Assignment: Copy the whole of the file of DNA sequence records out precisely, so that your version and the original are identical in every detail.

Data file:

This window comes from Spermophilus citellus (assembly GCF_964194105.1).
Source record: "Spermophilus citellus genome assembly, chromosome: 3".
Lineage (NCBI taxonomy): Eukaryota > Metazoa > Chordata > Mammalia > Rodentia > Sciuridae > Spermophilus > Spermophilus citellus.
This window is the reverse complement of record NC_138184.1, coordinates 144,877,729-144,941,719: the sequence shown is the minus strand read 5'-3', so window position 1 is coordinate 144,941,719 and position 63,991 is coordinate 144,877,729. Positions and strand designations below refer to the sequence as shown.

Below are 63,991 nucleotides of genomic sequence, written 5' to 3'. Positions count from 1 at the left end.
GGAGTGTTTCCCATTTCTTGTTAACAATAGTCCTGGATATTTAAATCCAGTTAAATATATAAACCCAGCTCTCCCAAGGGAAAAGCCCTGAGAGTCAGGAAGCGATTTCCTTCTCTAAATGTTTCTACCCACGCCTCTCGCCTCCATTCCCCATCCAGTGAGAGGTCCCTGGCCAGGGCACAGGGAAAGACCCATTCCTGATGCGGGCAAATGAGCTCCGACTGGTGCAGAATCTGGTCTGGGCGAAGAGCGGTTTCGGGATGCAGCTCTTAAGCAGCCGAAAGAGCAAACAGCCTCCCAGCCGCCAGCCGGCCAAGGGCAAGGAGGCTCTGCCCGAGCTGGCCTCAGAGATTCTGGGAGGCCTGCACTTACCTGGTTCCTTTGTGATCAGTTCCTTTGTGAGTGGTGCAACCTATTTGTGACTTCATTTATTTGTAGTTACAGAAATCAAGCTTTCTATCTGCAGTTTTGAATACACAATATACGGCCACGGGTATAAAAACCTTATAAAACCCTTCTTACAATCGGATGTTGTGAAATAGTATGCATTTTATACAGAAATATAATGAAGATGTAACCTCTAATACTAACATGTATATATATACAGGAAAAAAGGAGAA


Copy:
This window comes from Spermophilus citellus (assembly GCF_964194105.1).
Source record: "Spermophilus citellus genome assembly, chromosome: 3".
Lineage (NCBI taxonomy): Eukaryota > Metazoa > Chordata > Mammalia > Rodentia > Sciuridae > Spermophilus > Spermophilus citellus.
This window is the reverse complement of record NC_138184.1, coordinates 144,877,729-144,941,719: the sequence shown is the minus strand read 5'-3', so window position 1 is coordinate 144,941,719 and position 63,991 is coordinate 144,877,729. Positions and strand designations below refer to the sequence as shown.

Below are 63,991 nucleotides of genomic sequence, written 5' to 3'. Positions count from 1 at the left end.
GGAGTGTTTCCCATTTCTTGTTAACAATAGTCCTGGATATTTAAATCCAGTTAAATATATAAACCCAGCTCTCCCAAGGGAAAAGCCCTGAGAGTCAGGAAGCGATTTCCTTCTCTAAATGTTTCTACCCACGCCTCTCGCCTCCATTCCCCATCCAGTGAGAGGTCCCTGGCCAGGGCACAGGGAAAGACCCATTCCTGATGCGGGCAAATGAGCTCCGACTGGTGCAGAATCTGGTCTGGGCGAAGAGCGGTTTCGGGATGCAGCTCTTAAGCAGCCGAAAGAGCAAACAGCCTCCCAGCCGCCAGCCGGCCAAGGGCAAGGAGGCTCTGCCCGAGCTGGCCTCAGAGATTCTGGGAGGCCTGCACTTACCTGGTTCCTTTGTGATCAGTTCCTTTGTGAGTGGTGCAACCTATTTGTGACTTCATTTATTTGTAGTTACAGAAATCAAGCTTTCTATCTGCAGTTTTGAATACACAATATACGGCCACGGGTATAAAAACCTTATAAAACCCTTCTTACAATCGGATGTTGTGAAATAGTATGCATTTTATACAGAAATATAATGAAGATGTAACCTCTAATACTAACATGTATATATATACAGGAAAAAAGGAGAA